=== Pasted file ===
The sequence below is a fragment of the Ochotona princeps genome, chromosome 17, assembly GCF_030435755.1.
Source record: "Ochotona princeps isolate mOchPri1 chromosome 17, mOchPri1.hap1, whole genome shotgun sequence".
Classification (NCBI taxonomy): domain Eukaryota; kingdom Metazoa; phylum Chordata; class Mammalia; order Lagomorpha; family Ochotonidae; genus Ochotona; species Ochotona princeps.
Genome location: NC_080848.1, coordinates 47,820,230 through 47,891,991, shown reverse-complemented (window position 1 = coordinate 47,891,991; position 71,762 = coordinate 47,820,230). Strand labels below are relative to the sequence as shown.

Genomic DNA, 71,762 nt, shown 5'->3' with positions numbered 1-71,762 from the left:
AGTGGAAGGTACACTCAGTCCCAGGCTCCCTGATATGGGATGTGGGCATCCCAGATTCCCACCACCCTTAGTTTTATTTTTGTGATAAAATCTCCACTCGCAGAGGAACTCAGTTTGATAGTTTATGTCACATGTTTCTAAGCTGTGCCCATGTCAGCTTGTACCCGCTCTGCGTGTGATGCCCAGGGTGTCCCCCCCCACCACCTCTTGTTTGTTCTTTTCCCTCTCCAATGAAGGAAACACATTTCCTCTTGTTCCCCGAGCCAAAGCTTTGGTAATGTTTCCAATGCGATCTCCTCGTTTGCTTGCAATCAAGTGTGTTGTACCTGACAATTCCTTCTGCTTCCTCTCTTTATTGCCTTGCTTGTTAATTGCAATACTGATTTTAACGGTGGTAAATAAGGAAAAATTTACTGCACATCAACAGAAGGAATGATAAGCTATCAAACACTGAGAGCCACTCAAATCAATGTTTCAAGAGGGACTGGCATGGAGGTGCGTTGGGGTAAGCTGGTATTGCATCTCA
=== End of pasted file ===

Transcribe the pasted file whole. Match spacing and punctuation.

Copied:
The sequence below is a fragment of the Ochotona princeps genome, chromosome 17, assembly GCF_030435755.1.
Source record: "Ochotona princeps isolate mOchPri1 chromosome 17, mOchPri1.hap1, whole genome shotgun sequence".
Classification (NCBI taxonomy): domain Eukaryota; kingdom Metazoa; phylum Chordata; class Mammalia; order Lagomorpha; family Ochotonidae; genus Ochotona; species Ochotona princeps.
Genome location: NC_080848.1, coordinates 47,820,230 through 47,891,991, shown reverse-complemented (window position 1 = coordinate 47,891,991; position 71,762 = coordinate 47,820,230). Strand labels below are relative to the sequence as shown.

Genomic DNA, 71,762 nt, shown 5'->3' with positions numbered 1-71,762 from the left:
AGTGGAAGGTACACTCAGTCCCAGGCTCCCTGATATGGGATGTGGGCATCCCAGATTCCCACCACCCTTAGTTTTATTTTTGTGATAAAATCTCCACTCGCAGAGGAACTCAGTTTGATAGTTTATGTCACATGTTTCTAAGCTGTGCCCATGTCAGCTTGTACCCGCTCTGCGTGTGATGCCCAGGGTGTCCCCCCCCACCACCTCTTGTTTGTTCTTTTCCCTCTCCAATGAAGGAAACACATTTCCTCTTGTTCCCCGAGCCAAAGCTTTGGTAATGTTTCCAATGCGATCTCCTCGTTTGCTTGCAATCAAGTGTGTTGTACCTGACAATTCCTTCTGCTTCCTCTCTTTATTGCCTTGCTTGTTAATTGCAATACTGATTTTAACGGTGGTAAATAAGGAAAAATTTACTGCACATCAACAGAAGGAATGATAAGCTATCAAACACTGAGAGCCACTCAAATCAATGTTTCAAGAGGGACTGGCATGGAGGTGCGTTGGGGTAAGCTGGTATTGCATCTCA